A Commanding Challenge: Edric, Spymaster of Trest: 40-Turn Clock (Simic Commander Deck Tech)
32 Colour Combinations – The Premise
What exactly is this “challenge”? In short, the idea is to build a Commander deck for every colour combination. That means a deck for each mono colour (including colourless), each Ravnica Guild, each Shard/Tarkir clan, each Nephilim combination, and of course WUBRG or five colour.
This appealed to me on two levels. Firstly, I love brewing for Commander. Building decks is just so fun to me, whether it’s “Good Stuff” decks or decks with a theme or even just a sub-theme, something about it is so relaxing.
Secondly, I love the challenge that it provides, from choosing an interesting general for each deck, to trying to make them play differently and enjoyably. There are so many things to think about when building for Commander.
I decided that instead of just building these lists and leaving them to gather dust in my Tappedout folder, I’d write an article for each one. I highly recommend you try this out too. I’m only about half way through the decks and I’ve enjoyed it immensely.
I am not planning to do these articles in any particular order so I hope that they don’t get too confusing!
Overview of the deck
This deck is a play on an old Canadian Highlander strategy known as ”Flying Men” after the card with the same name, Flying Men. The deck plays a series of cheap, small evasive creatures such as Triton Shorestalker, Gudul Lurker and for a faster kill against combo decks, Blighted Agent.
As well as a swathe of cheap threats, the deck runs cheap interaction and permission.
The deck’s counterspell suite has a very low converted mana cost, meaning that you can play a number of small creatures while also easily holding up mana to keep them protected. The low costs go as low as Force of Will and Pact of Negation which you can cast for free, allowing you to go incredibly aggressive while also having a buffer of protection against your opponent’s Wrath of Gods. There are also some one mana counterspells like Abjure and Swan Song, curving up to the wide utility of Cryptic Command.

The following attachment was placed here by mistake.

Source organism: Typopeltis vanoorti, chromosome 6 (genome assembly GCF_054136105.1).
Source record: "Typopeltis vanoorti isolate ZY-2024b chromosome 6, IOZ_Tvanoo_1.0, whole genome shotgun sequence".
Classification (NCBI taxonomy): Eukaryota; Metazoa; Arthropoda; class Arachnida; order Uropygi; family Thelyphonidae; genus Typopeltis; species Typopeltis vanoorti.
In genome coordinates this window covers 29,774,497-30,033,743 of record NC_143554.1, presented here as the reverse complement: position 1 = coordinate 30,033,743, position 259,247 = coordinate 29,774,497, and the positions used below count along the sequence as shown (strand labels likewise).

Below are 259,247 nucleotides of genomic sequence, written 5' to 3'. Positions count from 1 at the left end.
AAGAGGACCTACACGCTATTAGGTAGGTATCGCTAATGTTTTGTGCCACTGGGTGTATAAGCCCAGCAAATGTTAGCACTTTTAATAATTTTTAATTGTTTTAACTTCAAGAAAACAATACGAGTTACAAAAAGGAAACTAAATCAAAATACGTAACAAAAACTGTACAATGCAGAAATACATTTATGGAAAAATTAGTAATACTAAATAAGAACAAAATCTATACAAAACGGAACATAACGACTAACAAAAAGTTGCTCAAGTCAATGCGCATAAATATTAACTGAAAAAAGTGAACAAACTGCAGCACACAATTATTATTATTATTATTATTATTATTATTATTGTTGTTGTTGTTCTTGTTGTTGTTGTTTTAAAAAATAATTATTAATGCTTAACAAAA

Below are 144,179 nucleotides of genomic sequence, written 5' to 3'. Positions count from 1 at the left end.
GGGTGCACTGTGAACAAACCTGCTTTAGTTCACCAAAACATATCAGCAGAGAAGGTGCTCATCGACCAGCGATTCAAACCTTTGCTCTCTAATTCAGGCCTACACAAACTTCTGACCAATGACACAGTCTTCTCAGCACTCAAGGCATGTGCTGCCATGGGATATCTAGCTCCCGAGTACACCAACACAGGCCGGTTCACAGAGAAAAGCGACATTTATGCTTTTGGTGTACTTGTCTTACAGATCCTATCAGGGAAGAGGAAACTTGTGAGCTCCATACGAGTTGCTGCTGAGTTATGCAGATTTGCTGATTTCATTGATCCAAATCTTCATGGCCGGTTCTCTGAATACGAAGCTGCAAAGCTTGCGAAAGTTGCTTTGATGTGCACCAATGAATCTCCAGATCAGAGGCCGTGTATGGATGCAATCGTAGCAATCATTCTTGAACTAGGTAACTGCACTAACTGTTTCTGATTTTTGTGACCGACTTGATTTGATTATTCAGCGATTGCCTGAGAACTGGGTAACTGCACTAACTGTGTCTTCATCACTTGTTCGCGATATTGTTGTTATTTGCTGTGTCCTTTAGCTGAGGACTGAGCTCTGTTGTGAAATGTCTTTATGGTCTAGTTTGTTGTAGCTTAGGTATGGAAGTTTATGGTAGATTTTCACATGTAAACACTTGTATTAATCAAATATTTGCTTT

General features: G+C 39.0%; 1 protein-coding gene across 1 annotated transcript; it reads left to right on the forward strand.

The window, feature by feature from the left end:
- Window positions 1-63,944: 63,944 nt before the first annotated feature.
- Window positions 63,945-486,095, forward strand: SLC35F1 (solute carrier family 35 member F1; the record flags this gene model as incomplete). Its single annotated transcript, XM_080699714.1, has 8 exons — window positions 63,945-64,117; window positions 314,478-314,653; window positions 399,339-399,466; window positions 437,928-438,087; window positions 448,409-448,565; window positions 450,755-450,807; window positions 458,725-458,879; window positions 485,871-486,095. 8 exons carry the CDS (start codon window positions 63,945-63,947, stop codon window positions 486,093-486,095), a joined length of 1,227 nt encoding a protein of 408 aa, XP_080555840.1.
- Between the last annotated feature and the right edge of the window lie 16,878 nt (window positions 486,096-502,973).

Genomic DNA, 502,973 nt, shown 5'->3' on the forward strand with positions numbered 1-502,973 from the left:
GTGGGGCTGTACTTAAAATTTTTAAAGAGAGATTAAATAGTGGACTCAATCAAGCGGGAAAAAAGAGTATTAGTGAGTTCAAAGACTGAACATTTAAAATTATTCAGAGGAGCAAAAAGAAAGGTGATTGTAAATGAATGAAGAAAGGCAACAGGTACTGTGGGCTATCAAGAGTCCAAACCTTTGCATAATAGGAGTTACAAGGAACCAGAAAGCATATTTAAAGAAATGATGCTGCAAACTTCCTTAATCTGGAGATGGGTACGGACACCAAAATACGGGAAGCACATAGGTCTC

Here is the full decklist:
The deck’s main gameplay goal
This deck’s main goal is to draw a million cards through Edric, Spymaster of Trest, Coastal Piracy, and Bident of Thassa, allowing you to play multiple creatures each turn and wear your opponents down with a stream of 1/1s. As well as creatures, this will allow you to draw into your removal and counterspells, which will help to keep your army alive and kicking.
Since you have to deal 120 damage in total, unlike the Canadian Highlander deck which only has to deal 20, a bunch of 1/1s probably won’t be able to close out the game, so the deck runs a few other win conditions to help deal that much damage. The fastest of these win conditions is probably Triumph of the Hordes. This is definitely the best way to win with the team of evasive 1/1s, as it means you only need to hit each player with four creatures to deal enough infect damage to knock them out.
After Triumph of the Hordes, the next fastest win condition is probably Psychosis Crawler. This is a card that I normally try to avoid putting into decks as playing it turns you into a huge target, and if you can’t win with it in one fell swoop it tends to get you killed. This card works great with Edric, Spymaster of Trest as it effectively means that each creature that hits a player drains your opponents and causes Crawler to grow. As well as Psychosis Crawler, Throne of the God-Pharaoh is another powerful draining card that allows you to suck the life from the table based on how many creatures you attacked with.